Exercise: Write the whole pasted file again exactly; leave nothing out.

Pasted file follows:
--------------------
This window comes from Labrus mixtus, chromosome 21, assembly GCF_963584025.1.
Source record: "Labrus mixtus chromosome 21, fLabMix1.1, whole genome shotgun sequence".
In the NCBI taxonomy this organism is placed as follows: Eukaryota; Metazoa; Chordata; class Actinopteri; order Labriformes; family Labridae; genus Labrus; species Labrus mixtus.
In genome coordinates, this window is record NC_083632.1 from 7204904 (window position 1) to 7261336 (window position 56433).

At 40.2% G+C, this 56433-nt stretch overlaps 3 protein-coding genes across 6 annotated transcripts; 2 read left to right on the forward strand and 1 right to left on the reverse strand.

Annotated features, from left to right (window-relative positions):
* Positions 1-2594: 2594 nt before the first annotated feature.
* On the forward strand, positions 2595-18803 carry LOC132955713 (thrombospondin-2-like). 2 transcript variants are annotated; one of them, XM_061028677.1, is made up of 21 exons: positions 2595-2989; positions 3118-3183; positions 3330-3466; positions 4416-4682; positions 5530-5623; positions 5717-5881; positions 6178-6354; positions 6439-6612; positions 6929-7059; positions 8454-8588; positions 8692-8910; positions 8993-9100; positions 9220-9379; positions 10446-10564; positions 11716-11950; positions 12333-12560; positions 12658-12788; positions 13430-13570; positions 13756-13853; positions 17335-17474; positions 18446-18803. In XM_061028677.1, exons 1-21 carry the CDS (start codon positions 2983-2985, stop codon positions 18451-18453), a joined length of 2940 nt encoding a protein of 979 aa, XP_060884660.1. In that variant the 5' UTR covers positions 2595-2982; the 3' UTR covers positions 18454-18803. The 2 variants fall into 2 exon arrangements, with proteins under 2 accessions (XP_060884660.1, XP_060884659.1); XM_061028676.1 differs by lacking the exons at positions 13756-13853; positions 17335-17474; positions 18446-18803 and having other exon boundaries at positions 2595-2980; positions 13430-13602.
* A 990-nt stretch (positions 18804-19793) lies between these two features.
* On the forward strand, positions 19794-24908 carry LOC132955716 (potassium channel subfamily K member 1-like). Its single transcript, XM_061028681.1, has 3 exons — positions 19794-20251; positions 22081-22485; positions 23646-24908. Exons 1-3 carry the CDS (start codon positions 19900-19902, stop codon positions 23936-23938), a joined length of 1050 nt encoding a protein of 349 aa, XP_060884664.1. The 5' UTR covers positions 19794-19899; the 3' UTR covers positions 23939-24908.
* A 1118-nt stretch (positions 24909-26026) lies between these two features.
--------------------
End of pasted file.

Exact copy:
This window comes from Labrus mixtus, chromosome 21, assembly GCF_963584025.1.
Source record: "Labrus mixtus chromosome 21, fLabMix1.1, whole genome shotgun sequence".
In the NCBI taxonomy this organism is placed as follows: Eukaryota; Metazoa; Chordata; class Actinopteri; order Labriformes; family Labridae; genus Labrus; species Labrus mixtus.
In genome coordinates, this window is record NC_083632.1 from 7204904 (window position 1) to 7261336 (window position 56433).

At 40.2% G+C, this 56433-nt stretch overlaps 3 protein-coding genes across 6 annotated transcripts; 2 read left to right on the forward strand and 1 right to left on the reverse strand.

Annotated features, from left to right (window-relative positions):
* Positions 1-2594: 2594 nt before the first annotated feature.
* On the forward strand, positions 2595-18803 carry LOC132955713 (thrombospondin-2-like). 2 transcript variants are annotated; one of them, XM_061028677.1, is made up of 21 exons: positions 2595-2989; positions 3118-3183; positions 3330-3466; positions 4416-4682; positions 5530-5623; positions 5717-5881; positions 6178-6354; positions 6439-6612; positions 6929-7059; positions 8454-8588; positions 8692-8910; positions 8993-9100; positions 9220-9379; positions 10446-10564; positions 11716-11950; positions 12333-12560; positions 12658-12788; positions 13430-13570; positions 13756-13853; positions 17335-17474; positions 18446-18803. In XM_061028677.1, exons 1-21 carry the CDS (start codon positions 2983-2985, stop codon positions 18451-18453), a joined length of 2940 nt encoding a protein of 979 aa, XP_060884660.1. In that variant the 5' UTR covers positions 2595-2982; the 3' UTR covers positions 18454-18803. The 2 variants fall into 2 exon arrangements, with proteins under 2 accessions (XP_060884660.1, XP_060884659.1); XM_061028676.1 differs by lacking the exons at positions 13756-13853; positions 17335-17474; positions 18446-18803 and having other exon boundaries at positions 2595-2980; positions 13430-13602.
* A 990-nt stretch (positions 18804-19793) lies between these two features.
* On the forward strand, positions 19794-24908 carry LOC132955716 (potassium channel subfamily K member 1-like). Its single transcript, XM_061028681.1, has 3 exons — positions 19794-20251; positions 22081-22485; positions 23646-24908. Exons 1-3 carry the CDS (start codon positions 19900-19902, stop codon positions 23936-23938), a joined length of 1050 nt encoding a protein of 349 aa, XP_060884664.1. The 5' UTR covers positions 19794-19899; the 3' UTR covers positions 23939-24908.
* A 1118-nt stretch (positions 24909-26026) lies between these two features.